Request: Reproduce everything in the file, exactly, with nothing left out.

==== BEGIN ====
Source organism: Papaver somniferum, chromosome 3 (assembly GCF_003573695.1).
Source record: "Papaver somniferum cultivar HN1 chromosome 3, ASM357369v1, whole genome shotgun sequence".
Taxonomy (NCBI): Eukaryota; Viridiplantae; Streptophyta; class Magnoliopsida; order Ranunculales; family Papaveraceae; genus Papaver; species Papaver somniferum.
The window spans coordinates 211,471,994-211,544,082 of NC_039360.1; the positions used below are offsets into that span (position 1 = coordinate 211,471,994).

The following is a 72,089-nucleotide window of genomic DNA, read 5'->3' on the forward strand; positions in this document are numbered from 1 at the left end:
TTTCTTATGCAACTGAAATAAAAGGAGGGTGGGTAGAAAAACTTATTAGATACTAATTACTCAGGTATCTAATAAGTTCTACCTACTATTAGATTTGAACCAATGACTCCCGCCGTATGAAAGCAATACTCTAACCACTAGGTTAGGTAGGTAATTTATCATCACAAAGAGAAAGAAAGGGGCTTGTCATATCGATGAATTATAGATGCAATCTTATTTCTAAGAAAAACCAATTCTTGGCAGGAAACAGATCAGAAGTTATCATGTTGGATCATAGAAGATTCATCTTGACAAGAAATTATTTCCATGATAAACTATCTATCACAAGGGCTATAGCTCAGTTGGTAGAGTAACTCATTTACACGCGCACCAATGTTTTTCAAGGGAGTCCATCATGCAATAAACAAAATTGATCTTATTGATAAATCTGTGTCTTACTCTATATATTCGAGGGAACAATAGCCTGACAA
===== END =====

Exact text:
Source organism: Papaver somniferum, chromosome 3 (assembly GCF_003573695.1).
Source record: "Papaver somniferum cultivar HN1 chromosome 3, ASM357369v1, whole genome shotgun sequence".
Taxonomy (NCBI): Eukaryota; Viridiplantae; Streptophyta; class Magnoliopsida; order Ranunculales; family Papaveraceae; genus Papaver; species Papaver somniferum.
The window spans coordinates 211,471,994-211,544,082 of NC_039360.1; the positions used below are offsets into that span (position 1 = coordinate 211,471,994).

The following is a 72,089-nucleotide window of genomic DNA, read 5'->3' on the forward strand; positions in this document are numbered from 1 at the left end:
TTTCTTATGCAACTGAAATAAAAGGAGGGTGGGTAGAAAAACTTATTAGATACTAATTACTCAGGTATCTAATAAGTTCTACCTACTATTAGATTTGAACCAATGACTCCCGCCGTATGAAAGCAATACTCTAACCACTAGGTTAGGTAGGTAATTTATCATCACAAAGAGAAAGAAAGGGGCTTGTCATATCGATGAATTATAGATGCAATCTTATTTCTAAGAAAAACCAATTCTTGGCAGGAAACAGATCAGAAGTTATCATGTTGGATCATAGAAGATTCATCTTGACAAGAAATTATTTCCATGATAAACTATCTATCACAAGGGCTATAGCTCAGTTGGTAGAGTAACTCATTTACACGCGCACCAATGTTTTTCAAGGGAGTCCATCATGCAATAAACAAAATTGATCTTATTGATAAATCTGTGTCTTACTCTATATATTCGAGGGAACAATAGCCTGACAA